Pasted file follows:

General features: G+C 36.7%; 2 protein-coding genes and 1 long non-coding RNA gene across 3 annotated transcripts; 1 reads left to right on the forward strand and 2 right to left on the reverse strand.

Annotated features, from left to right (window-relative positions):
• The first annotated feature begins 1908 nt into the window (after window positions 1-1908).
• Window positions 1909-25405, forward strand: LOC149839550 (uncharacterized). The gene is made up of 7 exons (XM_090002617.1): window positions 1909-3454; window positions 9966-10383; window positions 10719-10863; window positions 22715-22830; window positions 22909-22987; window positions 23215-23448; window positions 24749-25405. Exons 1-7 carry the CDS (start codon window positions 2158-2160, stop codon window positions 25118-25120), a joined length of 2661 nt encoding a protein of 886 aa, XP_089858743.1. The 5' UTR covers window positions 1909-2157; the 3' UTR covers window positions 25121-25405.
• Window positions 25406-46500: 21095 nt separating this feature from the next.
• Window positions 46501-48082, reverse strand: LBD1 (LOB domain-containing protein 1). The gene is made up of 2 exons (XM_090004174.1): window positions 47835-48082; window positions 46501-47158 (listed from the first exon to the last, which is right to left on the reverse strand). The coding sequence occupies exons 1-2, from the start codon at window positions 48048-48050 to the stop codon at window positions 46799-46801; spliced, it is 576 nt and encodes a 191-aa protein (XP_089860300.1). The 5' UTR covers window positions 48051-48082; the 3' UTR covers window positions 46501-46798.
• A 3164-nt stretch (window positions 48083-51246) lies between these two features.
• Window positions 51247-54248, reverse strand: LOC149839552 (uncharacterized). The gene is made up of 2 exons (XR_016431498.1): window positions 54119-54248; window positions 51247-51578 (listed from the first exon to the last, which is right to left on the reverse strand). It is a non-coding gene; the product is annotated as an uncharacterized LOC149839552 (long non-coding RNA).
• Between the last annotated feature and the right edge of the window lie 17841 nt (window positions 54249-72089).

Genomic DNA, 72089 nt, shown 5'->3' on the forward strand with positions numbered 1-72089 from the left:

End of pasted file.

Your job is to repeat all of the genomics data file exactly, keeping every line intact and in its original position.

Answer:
General features: G+C 36.7%; 2 protein-coding genes and 1 long non-coding RNA gene across 3 annotated transcripts; 1 reads left to right on the forward strand and 2 right to left on the reverse strand.

Annotated features, from left to right (window-relative positions):
• The first annotated feature begins 1908 nt into the window (after window positions 1-1908).
• Window positions 1909-25405, forward strand: LOC149839550 (uncharacterized). The gene is made up of 7 exons (XM_090002617.1): window positions 1909-3454; window positions 9966-10383; window positions 10719-10863; window positions 22715-22830; window positions 22909-22987; window positions 23215-23448; window positions 24749-25405. Exons 1-7 carry the CDS (start codon window positions 2158-2160, stop codon window positions 25118-25120), a joined length of 2661 nt encoding a protein of 886 aa, XP_089858743.1. The 5' UTR covers window positions 1909-2157; the 3' UTR covers window positions 25121-25405.
• Window positions 25406-46500: 21095 nt separating this feature from the next.
• Window positions 46501-48082, reverse strand: LBD1 (LOB domain-containing protein 1). The gene is made up of 2 exons (XM_090004174.1): window positions 47835-48082; window positions 46501-47158 (listed from the first exon to the last, which is right to left on the reverse strand). The coding sequence occupies exons 1-2, from the start codon at window positions 48048-48050 to the stop codon at window positions 46799-46801; spliced, it is 576 nt and encodes a 191-aa protein (XP_089860300.1). The 5' UTR covers window positions 48051-48082; the 3' UTR covers window positions 46501-46798.
• A 3164-nt stretch (window positions 48083-51246) lies between these two features.
• Window positions 51247-54248, reverse strand: LOC149839552 (uncharacterized). The gene is made up of 2 exons (XR_016431498.1): window positions 54119-54248; window positions 51247-51578 (listed from the first exon to the last, which is right to left on the reverse strand). It is a non-coding gene; the product is annotated as an uncharacterized LOC149839552 (long non-coding RNA).
• Between the last annotated feature and the right edge of the window lie 17841 nt (window positions 54249-72089).

Genomic DNA, 72089 nt, shown 5'->3' on the forward strand with positions numbered 1-72089 from the left: